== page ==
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No Middle Ground as Rajaratnam Trial Closes

MANHATTAN (CN) - In closing arguments Wednesday, prosecutors and defense attorneys in the case of billionaire Galleon hedge fund co-founder Raj Rajaratnam, the alleged ringleader the largest inside-trading scheme in history, each accused the other of not living in reality.

Assistant U.S. Attorney Reed Brodsky said the government "overwhelmingly demonstrated" - using dozens of wiretaps, three cooperating witnesses and reams of e-mails and other documentation - that Rajaratnam placed illegal trades, then tried to mislead government investigators.

He added that Rajaratnam's "highly compensated" witnesses earned millions to testify that his trades were legitimate, but that their findings were "disconnected from reality."

Defense attorney John Dowd mocked prosecutors for living in an "imaginary world" based on a "fictional idea that information can never become public until a company issues a press release."

Throughout trial, the defense has insisted that the tips that Rajaratnam solicited and received were widely printed in newspapers and analyst reports.

Prosecutors have dismissed most of them as "rumors" and "speculation," but Dowd said they are often accurate.

"If the information's correct, it's not rumor. It's not speculation. It's news," Dowd said, adding, "If it's public, you must acquit."

The parties even disagree on whether Rajaratnam made or lost money on the alleged scheme.

The government said Rajaratnam made $63 million on illegal trades.

University of Rochester Professor Gregg Jarrell, a defense witness, testified that Rajaratnam actually lost millions because the government did not tally his $67 million loss on the stock of Advanced Micro Devices (AMD), a computer chip-maker, after the company merged with another one on Oct. 7, 2008.

Prosecutors countered that Rajaratnam's AMD tip was accurate, his supposed $67 million loss was exaggerated, and his alleged loss came from the U.S. economy's freefall that month.

"It just so happened that AMD announced the deal on one of the greatest financial collapses in U.S. history," Brodsky said.

The government does not need to prove Rajaratnam's trades were successful to prove they were illegal, Brodsky added.

He said that an insider's tip is more reliable than news articles and analyst reports, which often rely on anonymous sources, reveal vague information and conflict with other outlets.

Far from relying on newspapers, Rajaratnam and his brother saw reportage as a threat to their inside information, Brodsky said.

After the Wall Street Journal printed an article about one such investment, Rengan Rajaratnam exclaimed in a tapped call, "Oh, dude, we're fucked."

In another call with Rengan, Raj Rajaratnam said that he would be able to start "playing ball" with a McKinsey employee "if he is a little dirty."

Rengan replied that they could count on the McKinsey employee because he had mentioned that "all my best ideas are inside information."

"Scumbag, everyone's a scumbag," Rengan said.

In the courtroom Wednesday, the speakers playing the clip pointed directly into the jury box.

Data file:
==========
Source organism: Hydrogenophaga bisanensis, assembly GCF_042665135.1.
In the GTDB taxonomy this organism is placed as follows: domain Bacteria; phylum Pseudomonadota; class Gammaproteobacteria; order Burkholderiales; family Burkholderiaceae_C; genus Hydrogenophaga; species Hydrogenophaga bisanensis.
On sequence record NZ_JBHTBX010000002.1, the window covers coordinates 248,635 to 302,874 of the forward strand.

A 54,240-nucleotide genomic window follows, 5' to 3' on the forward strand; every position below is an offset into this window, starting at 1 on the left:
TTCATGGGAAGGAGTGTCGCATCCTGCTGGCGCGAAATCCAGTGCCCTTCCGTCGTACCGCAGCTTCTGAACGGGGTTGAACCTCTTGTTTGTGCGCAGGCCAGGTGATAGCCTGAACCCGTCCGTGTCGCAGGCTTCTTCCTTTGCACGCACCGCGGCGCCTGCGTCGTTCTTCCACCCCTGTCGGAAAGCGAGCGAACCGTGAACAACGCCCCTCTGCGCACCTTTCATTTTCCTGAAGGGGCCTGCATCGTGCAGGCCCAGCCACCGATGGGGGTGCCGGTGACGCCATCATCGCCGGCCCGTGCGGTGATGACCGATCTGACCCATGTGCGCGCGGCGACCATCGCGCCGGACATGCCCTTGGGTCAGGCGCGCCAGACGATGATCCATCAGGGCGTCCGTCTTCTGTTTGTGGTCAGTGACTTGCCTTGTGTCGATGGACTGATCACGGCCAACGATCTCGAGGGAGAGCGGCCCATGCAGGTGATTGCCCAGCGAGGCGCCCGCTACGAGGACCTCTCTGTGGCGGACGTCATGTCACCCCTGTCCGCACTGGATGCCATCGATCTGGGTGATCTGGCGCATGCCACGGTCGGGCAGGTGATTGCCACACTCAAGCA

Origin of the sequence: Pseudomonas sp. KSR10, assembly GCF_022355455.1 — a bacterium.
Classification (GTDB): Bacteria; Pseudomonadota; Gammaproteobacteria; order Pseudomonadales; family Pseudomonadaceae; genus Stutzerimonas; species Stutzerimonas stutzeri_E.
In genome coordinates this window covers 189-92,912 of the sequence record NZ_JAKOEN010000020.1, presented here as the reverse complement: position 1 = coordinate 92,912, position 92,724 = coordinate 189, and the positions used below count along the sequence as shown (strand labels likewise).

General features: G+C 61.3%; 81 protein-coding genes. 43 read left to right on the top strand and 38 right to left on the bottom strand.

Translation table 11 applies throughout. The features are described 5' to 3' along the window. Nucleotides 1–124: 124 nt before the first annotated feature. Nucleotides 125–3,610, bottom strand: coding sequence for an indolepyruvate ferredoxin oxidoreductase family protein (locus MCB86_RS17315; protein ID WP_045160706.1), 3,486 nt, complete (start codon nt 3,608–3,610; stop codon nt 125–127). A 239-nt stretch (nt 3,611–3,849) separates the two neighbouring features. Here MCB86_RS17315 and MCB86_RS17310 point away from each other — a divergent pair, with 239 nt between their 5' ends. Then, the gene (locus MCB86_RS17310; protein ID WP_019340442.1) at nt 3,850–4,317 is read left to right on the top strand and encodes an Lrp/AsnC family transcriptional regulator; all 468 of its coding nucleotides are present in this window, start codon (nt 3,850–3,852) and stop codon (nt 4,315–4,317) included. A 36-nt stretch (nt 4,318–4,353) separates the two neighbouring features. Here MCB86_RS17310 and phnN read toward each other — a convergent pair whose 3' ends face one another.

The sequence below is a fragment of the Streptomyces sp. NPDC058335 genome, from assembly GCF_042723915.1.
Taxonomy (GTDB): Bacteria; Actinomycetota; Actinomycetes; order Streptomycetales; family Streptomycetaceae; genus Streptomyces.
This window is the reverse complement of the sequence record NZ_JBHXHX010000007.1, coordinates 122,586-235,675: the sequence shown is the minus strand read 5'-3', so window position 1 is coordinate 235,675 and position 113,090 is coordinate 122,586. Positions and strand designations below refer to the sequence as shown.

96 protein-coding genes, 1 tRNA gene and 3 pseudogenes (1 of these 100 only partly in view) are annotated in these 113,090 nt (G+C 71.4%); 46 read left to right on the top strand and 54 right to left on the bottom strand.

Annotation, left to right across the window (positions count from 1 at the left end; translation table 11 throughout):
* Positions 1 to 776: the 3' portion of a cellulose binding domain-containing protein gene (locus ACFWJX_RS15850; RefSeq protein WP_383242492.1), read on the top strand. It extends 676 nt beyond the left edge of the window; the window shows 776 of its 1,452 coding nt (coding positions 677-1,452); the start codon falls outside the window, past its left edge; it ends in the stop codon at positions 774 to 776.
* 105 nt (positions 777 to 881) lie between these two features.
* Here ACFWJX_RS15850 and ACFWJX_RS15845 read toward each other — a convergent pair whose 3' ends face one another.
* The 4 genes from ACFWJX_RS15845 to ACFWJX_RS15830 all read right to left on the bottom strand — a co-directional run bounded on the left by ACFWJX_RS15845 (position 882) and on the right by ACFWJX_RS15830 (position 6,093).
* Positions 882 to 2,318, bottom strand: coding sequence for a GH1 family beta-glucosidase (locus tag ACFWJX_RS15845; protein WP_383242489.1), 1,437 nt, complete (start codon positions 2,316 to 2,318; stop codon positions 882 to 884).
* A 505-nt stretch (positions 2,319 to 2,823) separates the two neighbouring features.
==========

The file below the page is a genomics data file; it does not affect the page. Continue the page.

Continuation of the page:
"These calls have stripped away the veil of legitimacy," Brodsky said. He added that defense attorneys provided "no rational explanation" for Rajaratnam receiving three coded emails marked "Eyes" (an apparent pun on the first initials of Integrated Circuit Systems and Integrated Device Technology).

In the first day of the defense's summation, Dowd did not directly confront these wiretaps and e-mails, and instead attempted to blast the credibility of the government's witnesses.

Dowd said that jurors should be "offended" by the government's "smearing" former Galleon employee Richard Schutte by suggesting that Rajaratnam's $25 million investment in his new hedge fund compromised his testimony.

Schutte, he said, was an "honest man," in contrast to cooperating witnesses Anil Kumar, Rajiv Goel and Adam Smith, whose testimony comprises three-fifths of the government's charges against his client.

Brodsky said that, using that logic, the government could never call a cooperating witness.

"Law-abiding citizens can't tell us what happened because they were not a part of it," Brodsky said.

The other charges relate to Danielle Chiesi and Roomy Khan, who both pleaded guilty to participating in the scheme.

Brodsky relied on Chiesi, who infamously worried in a wiretap that a leak of her inside trading would turn her into "Martha fucking Stewart," to show that Rajaratnam engaged in a cover-up to keep his trades from being detected.

In one wiretapped conversation, he told Chiesi, "You should buy and sell, buy and sell, you know," allegedly to create an alibi, and keep "radio silence" about confidential information.

Brodsky intended to show that Rajaratnam's trades were too convenient to be legitimate through Khan, a woman who was never implicated by wiretap. Phone records prove that Khan bought "shares on steroids" for Hilton when she was on a phone with a tipster, Brodsky said.

After she called Rajaratnam, he bought 400,000 shares in the company, in which he had never invested before, Brodsky said.

Rajaratnam allegedly made $4.9 million on that tip alone.

Dowd has not yet challenged the evidence relating directly to Khan and Chiesi in his summations, which continue on Thursday.

The government's rebuttal summation will follow.

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